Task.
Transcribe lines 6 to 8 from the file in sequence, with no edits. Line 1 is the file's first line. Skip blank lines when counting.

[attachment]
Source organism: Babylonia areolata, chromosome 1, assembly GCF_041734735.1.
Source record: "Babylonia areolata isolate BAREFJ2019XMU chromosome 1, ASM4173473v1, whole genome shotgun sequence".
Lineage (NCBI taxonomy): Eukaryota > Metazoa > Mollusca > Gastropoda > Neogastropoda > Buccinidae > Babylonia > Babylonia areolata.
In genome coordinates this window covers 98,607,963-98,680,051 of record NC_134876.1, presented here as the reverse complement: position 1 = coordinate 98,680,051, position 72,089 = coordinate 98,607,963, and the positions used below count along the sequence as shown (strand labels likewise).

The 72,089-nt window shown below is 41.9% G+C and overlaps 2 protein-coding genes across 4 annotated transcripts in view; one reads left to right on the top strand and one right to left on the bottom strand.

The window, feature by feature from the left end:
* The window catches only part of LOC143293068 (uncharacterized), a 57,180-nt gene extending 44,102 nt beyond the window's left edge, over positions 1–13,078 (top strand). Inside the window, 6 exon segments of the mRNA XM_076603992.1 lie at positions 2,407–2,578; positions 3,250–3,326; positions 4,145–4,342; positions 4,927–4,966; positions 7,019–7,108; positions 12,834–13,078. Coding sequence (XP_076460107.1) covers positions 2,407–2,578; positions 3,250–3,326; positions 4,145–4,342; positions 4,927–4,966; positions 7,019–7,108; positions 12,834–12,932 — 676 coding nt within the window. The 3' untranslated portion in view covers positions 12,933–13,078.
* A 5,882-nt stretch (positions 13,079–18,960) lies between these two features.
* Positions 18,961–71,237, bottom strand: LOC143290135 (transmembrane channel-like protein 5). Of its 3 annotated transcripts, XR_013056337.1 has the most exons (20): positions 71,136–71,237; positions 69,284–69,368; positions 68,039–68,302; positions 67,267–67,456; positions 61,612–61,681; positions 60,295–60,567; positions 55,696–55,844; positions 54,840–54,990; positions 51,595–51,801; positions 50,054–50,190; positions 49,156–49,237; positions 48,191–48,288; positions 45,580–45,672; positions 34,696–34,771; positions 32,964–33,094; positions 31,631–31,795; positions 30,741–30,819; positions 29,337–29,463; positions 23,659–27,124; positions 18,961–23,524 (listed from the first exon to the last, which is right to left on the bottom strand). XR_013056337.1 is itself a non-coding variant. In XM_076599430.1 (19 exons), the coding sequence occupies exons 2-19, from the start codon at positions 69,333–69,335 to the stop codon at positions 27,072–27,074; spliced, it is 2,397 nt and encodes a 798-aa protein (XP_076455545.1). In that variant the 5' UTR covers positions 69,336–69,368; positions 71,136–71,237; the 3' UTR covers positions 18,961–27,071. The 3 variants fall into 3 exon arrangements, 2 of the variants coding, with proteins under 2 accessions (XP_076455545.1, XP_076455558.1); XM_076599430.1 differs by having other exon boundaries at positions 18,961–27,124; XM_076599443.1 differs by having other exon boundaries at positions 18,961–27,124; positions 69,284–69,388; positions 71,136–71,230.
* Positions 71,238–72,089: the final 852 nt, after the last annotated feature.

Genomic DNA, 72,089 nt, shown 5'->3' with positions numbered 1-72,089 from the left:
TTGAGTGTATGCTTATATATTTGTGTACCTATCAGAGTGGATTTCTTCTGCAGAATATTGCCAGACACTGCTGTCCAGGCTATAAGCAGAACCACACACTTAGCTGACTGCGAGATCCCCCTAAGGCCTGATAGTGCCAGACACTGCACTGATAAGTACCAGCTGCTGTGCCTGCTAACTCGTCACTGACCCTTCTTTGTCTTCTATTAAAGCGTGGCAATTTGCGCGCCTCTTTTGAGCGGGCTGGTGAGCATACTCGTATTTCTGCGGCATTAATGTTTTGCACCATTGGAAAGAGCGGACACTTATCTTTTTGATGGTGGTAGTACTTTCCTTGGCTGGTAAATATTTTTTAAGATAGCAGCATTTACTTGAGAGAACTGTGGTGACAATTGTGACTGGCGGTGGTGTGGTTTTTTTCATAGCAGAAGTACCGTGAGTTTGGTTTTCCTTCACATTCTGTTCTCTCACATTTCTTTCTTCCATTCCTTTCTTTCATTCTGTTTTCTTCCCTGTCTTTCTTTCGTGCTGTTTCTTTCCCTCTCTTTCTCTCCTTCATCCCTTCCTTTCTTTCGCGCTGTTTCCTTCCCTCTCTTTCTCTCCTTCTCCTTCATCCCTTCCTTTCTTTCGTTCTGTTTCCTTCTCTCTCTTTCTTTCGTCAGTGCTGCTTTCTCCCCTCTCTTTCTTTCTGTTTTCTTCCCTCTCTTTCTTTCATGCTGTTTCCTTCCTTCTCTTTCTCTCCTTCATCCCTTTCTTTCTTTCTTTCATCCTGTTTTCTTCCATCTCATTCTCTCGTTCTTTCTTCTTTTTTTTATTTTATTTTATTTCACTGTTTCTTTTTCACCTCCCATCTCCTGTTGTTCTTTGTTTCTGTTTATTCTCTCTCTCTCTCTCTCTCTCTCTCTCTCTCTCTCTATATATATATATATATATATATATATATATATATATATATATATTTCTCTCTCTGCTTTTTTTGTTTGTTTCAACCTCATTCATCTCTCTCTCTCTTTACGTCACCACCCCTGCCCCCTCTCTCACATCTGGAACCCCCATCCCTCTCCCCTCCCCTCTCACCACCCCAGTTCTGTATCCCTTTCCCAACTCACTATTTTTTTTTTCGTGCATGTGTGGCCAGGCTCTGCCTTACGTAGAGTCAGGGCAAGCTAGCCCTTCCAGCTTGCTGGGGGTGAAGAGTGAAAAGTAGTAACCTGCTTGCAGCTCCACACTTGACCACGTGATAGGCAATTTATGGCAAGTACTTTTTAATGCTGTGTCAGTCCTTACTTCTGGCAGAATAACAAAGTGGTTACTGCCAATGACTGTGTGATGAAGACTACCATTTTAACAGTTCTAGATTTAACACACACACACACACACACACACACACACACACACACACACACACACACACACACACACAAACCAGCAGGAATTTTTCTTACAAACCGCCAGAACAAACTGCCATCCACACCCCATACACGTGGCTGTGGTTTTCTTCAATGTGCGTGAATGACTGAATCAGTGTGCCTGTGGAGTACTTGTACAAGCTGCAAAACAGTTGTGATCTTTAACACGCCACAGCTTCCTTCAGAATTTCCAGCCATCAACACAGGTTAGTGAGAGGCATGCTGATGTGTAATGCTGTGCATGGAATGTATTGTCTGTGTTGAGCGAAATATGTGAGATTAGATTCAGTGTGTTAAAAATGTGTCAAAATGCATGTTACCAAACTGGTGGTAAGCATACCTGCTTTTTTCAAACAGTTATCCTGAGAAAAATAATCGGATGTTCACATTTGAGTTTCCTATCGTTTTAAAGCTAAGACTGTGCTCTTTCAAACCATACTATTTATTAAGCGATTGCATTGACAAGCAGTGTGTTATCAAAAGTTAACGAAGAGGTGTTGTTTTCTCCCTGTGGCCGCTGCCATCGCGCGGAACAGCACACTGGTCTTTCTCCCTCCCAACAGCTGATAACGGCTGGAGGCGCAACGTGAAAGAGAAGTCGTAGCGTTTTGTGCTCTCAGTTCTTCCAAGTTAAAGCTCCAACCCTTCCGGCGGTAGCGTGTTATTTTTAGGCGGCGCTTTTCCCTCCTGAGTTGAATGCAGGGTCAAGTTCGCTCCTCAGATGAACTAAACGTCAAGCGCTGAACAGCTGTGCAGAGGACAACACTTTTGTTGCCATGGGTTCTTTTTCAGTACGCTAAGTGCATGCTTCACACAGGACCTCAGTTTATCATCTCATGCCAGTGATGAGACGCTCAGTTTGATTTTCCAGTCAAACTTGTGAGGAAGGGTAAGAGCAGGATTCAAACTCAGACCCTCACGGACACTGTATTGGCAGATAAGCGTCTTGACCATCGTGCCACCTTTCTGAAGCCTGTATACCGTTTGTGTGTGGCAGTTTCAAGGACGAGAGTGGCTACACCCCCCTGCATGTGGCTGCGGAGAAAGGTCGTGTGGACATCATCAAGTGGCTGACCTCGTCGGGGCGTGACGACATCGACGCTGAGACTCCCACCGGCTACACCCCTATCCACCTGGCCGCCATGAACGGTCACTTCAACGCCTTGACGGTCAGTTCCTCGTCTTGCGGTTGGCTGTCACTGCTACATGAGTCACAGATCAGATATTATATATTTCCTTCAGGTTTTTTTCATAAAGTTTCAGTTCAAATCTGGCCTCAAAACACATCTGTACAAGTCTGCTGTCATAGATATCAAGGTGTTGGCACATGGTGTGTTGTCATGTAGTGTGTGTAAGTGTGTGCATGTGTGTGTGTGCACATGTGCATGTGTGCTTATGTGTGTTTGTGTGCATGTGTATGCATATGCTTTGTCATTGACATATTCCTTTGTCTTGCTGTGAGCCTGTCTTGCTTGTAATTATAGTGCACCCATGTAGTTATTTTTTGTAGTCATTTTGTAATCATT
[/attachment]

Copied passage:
The window, feature by feature from the left end:
* The window catches only part of LOC143293068 (uncharacterized), a 57,180-nt gene extending 44,102 nt beyond the window's left edge, over positions 1–13,078 (top strand). Inside the window, 6 exon segments of the mRNA XM_076603992.1 lie at positions 2,407–2,578; positions 3,250–3,326; positions 4,145–4,342; positions 4,927–4,966; positions 7,019–7,108; positions 12,834–13,078. Coding sequence (XP_076460107.1) covers positions 2,407–2,578; positions 3,250–3,326; positions 4,145–4,342; positions 4,927–4,966; positions 7,019–7,108; positions 12,834–12,932 — 676 coding nt within the window. The 3' untranslated portion in view covers positions 12,933–13,078.
* A 5,882-nt stretch (positions 13,079–18,960) lies between these two features.